The DFS rate was higher in the capecitabine arm (74.1%) than in the control arm (67.6%) at 5 years (hazard ratio, 0.70; 95% Cl, 0.53-0.92; P = .01). Overall survival was also higher in those receiving capecitabine (89.2%) than in those who did not (83.6%) at 5 years (hazard ratio, 0.59; 95% Cl, 0.39-0.90; P = .01).

The results for DFS indicate that the greatest benefit was seen in patients with TNBC.20 These results led to the inclusion of capecitabine within the NCCN guide-lines as postneoadjuvant therapy, with emphasis on use in patients with TNBC.

Of note, the study consisted of an Asian patient population in which pharmacogenomic and pharmaco-kinetic differences in the metabolism of capecitabine may contribute to the ability to tolerate the higher starting dose of 1250 mg/m2 twice daily vs 1000 mg/m2 (the standard dose commonly used in the United States).21 There is also evidence that a lower dietary folate intake predisposes Asian patients to lower incidences of toxicity from capecitabine.22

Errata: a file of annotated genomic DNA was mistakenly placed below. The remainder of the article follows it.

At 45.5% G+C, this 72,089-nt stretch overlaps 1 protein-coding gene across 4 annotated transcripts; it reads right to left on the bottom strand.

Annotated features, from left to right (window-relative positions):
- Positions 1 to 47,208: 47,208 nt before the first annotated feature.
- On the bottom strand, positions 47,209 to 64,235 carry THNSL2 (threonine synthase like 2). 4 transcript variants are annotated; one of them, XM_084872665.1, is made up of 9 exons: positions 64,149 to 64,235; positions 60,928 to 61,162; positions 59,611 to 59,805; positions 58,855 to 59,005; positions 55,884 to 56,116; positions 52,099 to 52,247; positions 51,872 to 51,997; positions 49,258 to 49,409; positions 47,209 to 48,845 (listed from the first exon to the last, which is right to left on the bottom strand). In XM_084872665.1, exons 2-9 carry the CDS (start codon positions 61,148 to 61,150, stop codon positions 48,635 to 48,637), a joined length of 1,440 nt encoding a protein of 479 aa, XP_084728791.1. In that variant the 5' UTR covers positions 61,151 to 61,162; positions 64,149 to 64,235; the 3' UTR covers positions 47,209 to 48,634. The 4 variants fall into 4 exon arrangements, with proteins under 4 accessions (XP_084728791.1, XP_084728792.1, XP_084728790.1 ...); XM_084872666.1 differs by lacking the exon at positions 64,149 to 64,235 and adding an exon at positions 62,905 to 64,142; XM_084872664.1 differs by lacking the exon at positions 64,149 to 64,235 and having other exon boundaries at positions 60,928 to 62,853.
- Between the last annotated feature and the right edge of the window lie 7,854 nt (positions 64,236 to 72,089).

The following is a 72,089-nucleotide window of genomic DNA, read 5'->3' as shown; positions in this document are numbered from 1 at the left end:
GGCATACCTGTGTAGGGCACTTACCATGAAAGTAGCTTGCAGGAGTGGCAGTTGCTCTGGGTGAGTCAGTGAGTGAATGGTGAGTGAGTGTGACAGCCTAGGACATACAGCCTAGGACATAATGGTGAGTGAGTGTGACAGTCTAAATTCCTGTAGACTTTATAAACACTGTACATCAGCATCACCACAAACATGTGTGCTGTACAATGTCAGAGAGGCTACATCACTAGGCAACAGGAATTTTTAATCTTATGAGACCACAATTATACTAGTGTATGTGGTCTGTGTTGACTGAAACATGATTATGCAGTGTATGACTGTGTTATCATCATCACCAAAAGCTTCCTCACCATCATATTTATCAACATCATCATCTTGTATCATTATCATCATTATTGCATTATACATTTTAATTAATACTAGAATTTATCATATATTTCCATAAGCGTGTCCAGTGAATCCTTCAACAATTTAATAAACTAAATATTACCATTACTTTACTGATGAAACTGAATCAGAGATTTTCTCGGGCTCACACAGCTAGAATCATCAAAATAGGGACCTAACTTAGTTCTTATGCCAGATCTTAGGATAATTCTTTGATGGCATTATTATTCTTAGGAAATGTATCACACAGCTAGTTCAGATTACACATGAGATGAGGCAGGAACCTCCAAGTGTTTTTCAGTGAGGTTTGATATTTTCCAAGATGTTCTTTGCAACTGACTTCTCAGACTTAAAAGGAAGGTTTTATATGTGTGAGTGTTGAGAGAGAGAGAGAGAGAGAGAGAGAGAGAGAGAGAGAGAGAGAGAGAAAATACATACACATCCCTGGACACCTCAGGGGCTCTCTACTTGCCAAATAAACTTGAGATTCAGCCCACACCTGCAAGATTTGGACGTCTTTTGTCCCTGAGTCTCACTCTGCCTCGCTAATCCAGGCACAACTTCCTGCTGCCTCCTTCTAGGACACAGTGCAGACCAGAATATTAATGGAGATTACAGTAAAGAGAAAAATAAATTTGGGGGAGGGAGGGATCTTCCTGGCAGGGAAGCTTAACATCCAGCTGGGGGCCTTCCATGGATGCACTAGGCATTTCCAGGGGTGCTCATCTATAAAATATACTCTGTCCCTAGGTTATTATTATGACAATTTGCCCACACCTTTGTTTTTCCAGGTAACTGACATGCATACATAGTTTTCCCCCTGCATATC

When assessing the trial results, the investiga-tors observed that the most frequent AE was hand-foot syndrome (HFS; all grades, 73.4%; grade > 3, 11.1%).20 Other common AEs were mostly grade 1 and included thrombocytopenia and anemia.

The median time to onset for HFS is 79 days but can range from 11 to 360 days.5 When counseling patients, oncology professionals should emphasize preventive measures, as HFS is a dose-dependent AE.23